Editor, Grove Sun
When I was in school we played a game that I am certain most people are familiar with.
It was intended to demonstrate the way a story changes in retelling.
You have played it before. One person whispers a story into the ear of the person next to them, and that person repeats the story into the ear of the person next to them and so on until the story has circulated all the way around the room and gets back to the person who originally told it.
So the first person says something like, “A monkey climbed a tree and picked a banana.”
And the last person says something like, “Twelve monkeys had a fight in a coconut tree and seven were killed, but the rest split three bananas between them.”
Maybe that’s an exaggeration, but you know the drill.
People with different motivations and different perspectives might hear the same story, but it will sound different to their different ears. And when they recount the story to their different friends they add their own special touches and before you know it, facts have turned into rumors and rumors have turned into mythological epics.
And once the mythological epic has been established someone calls my office extension and demands to know why it hasn’t been plastered all over the front page with 100 point headlines and graphic photos.
Perhaps it is the fault of irresponsible bloggers who don’t cite sources and the fact that serious journalists are some of the lowest-paid people on earth and therefore a dwindling breed, but the lines between news and rumor and baseless opinion seem to be disappearing in the public psyche.
Perhaps it is because “fair and balanced” has become synonymous with rabid name-calling and erroneous analogies.
Grove is a fairly small town, and everyone knows or knows of everyone else, of course, gossip is often rampant – just like any other small town.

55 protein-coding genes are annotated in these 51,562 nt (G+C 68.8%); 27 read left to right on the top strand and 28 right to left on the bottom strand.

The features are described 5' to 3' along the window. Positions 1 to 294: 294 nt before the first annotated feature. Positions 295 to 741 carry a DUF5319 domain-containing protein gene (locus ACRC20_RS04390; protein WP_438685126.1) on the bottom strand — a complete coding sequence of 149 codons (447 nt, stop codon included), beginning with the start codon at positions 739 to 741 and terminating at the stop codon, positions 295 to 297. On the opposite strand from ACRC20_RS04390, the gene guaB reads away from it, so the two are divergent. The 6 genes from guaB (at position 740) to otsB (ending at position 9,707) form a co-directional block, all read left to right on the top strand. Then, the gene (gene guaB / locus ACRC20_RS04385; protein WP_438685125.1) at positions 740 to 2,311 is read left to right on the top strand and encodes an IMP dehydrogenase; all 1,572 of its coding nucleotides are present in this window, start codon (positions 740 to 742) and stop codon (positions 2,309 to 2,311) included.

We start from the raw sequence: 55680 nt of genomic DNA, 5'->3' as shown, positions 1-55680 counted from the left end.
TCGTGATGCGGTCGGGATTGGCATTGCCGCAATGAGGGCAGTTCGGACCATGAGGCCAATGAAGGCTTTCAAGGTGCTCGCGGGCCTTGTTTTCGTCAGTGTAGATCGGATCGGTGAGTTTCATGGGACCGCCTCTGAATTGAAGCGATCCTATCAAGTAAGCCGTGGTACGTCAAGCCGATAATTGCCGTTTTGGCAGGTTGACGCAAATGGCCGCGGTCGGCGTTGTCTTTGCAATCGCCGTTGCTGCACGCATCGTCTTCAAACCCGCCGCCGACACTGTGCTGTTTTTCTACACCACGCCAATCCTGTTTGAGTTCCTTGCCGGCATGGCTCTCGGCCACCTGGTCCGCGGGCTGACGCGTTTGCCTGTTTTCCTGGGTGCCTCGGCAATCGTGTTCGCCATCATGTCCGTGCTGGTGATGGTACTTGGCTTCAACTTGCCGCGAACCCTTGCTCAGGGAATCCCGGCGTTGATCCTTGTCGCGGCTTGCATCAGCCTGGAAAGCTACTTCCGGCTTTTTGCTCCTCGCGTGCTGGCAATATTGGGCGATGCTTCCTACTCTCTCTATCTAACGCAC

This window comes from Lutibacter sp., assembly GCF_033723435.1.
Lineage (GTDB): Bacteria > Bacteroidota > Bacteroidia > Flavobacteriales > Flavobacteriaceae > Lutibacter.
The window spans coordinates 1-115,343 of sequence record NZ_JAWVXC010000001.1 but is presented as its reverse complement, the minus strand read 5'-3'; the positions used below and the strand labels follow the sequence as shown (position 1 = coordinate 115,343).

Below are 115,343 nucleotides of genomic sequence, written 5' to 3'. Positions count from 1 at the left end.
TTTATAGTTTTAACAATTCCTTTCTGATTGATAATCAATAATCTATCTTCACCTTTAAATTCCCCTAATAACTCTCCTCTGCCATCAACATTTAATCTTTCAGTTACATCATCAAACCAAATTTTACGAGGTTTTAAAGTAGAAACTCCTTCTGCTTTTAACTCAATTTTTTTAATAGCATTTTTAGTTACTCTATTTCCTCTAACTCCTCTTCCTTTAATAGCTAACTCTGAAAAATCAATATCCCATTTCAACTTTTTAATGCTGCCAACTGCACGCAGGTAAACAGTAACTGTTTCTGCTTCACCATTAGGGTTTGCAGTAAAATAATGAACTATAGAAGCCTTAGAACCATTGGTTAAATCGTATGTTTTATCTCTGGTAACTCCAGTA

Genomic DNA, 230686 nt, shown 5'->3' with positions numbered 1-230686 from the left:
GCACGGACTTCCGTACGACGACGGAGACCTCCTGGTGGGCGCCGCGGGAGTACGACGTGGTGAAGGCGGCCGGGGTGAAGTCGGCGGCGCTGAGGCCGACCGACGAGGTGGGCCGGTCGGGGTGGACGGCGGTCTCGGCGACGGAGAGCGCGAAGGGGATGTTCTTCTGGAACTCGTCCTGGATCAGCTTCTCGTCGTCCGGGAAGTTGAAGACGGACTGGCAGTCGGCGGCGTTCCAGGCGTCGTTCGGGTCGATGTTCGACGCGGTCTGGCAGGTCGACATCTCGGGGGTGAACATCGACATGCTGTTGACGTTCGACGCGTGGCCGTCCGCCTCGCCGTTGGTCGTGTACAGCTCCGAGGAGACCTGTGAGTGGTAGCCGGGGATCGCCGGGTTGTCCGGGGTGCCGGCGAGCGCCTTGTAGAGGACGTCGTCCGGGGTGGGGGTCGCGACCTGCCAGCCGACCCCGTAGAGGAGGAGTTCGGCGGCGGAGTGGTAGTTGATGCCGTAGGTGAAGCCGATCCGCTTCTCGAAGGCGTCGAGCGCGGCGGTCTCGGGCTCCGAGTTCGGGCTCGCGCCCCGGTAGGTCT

But, there is a difference between a credible story and a fancifully embroidered tall tale.
A person may have all sorts of opinions, but opinions are not facts. Many opinions are based upon emotions, and emotions by their nature are not logical or reliable.
So, when someone calls me and asks why I haven’t run a story about the “fact” that our local officials are idiots or the “fact” that the Grove community hates bears or the “fact” that Grove Schools are a hotbed of communist activity, I have to decline. (For the record, no one has actually accused anyone in Grove of being a communist to my knowledge, which is not to say that it’s never happened.)
I think a very important life skill is the ability to discern the difference between what your emotions tell you and what is verifiably correct. Something may seem obvious to you, but if it isn’t obvious to someone more objective, it might just be your opinion.
The more strongly you feel about something, the more likely it is that you are reacting to emotion instead of fact. So if you find that you are exceedingly irate due to the fact that the mayor doesn’t understand the real rules of fashion etiquette, well, it might just be your own opinion and not an actual fact.
Anyway, while I firmly believe that my readers are the most intelligent people in the four-state area and none of them fall into the category of non-critical thinkers, I do think it bears repeating that news stories are not about opinions. They are about facts.
And it may be true that these people or those people are idiots or communists or crazy bear-lovers or lunatics with checkered pasts, if it cannot be proven with documentation and credible corroboration, it simply cannot be presented as a news story.
Rumors can be factual, but unless they are proven, they are still just rumors.